Author: James W. Baker; with Elizabeth Brabb
Series: Traditional Country Life Recipe Series
Publication Information: New York, NY: The Brick Tower Press, c1998 (2nd ed.)
ISBN: 978-18-8328303-2 (1-883283-03-5)
Library of Congress Classification: TX739.2.T45
Dewey Decimal Classification: 641
Library of Congress Subject Headings:
Did you know that the 1621 celebration we base Thanksgiving on was not considered a day of Thanksgiving by the Pilgrims, but only a harvest festival celebrated with the Native Americans that was never repeated?
That’s just one of the facts this interesting cookbook has to offer. the First third of the book gives the history of American Thanksgiving and how the entire holiday originated out of the New England colonies. Several Congresses and presidents from Washington on tried to start a Thanksgiving holiday, but they were only isolated; no national holiday was started until Abraham Lincoln, and it traditionally became fixed on the third Thursday in November until FDR tried to make it the last Thursday in November in an effort to extend the shopping season for Christmas by one week.
Sarah Josepha Hale was the mover behind the Thanksgiving holiday. She advocated for a return to a much simpler time befor industrialization started separating parents and children. She believed that a day set aside could strengthen the family. Of course, the South resisted the holiday for years because it had been introduced by Lincoln and it had come from the New England “Yankees.” The holiday was celebrated by custom until 1941, when FDR signed a law that officially created the third Thursday in November as Thanksgiving.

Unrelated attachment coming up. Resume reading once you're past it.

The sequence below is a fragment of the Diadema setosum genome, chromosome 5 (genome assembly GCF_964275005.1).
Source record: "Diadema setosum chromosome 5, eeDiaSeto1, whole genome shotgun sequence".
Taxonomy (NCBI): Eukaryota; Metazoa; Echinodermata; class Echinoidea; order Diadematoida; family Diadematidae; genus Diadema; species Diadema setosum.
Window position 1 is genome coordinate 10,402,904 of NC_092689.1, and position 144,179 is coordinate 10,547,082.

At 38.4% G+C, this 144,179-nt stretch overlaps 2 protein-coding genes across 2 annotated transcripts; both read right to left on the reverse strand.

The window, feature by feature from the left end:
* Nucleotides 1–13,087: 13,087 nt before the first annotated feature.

How ironic that FDR attempted to create an extra week for shopping between Thanksgiving and Christmas, and it was the REPUBLICANS who killed the idea. I think an extra week would be preferable to having people work on Thanksgiving, which started with Wal-Mart and is now copied by Target and other heartless corporates. Sarah Hale would be horrified to see what has become of her holiday. So much for the day dedicated to family and food.
The rest of the book has recipes on a traditional Thanksgiving dinner. There’s several recipes for stuffing as well as gravy. (For some reason I always have trouble with the gravy. I never make enough, and it’s usually lumpy.) It’s got everything from the turkey to the dessert. Unfortunately, no pics of the food. (I always like looking at pictures.)
A nice book about a wonderful holiday that’s being ruined.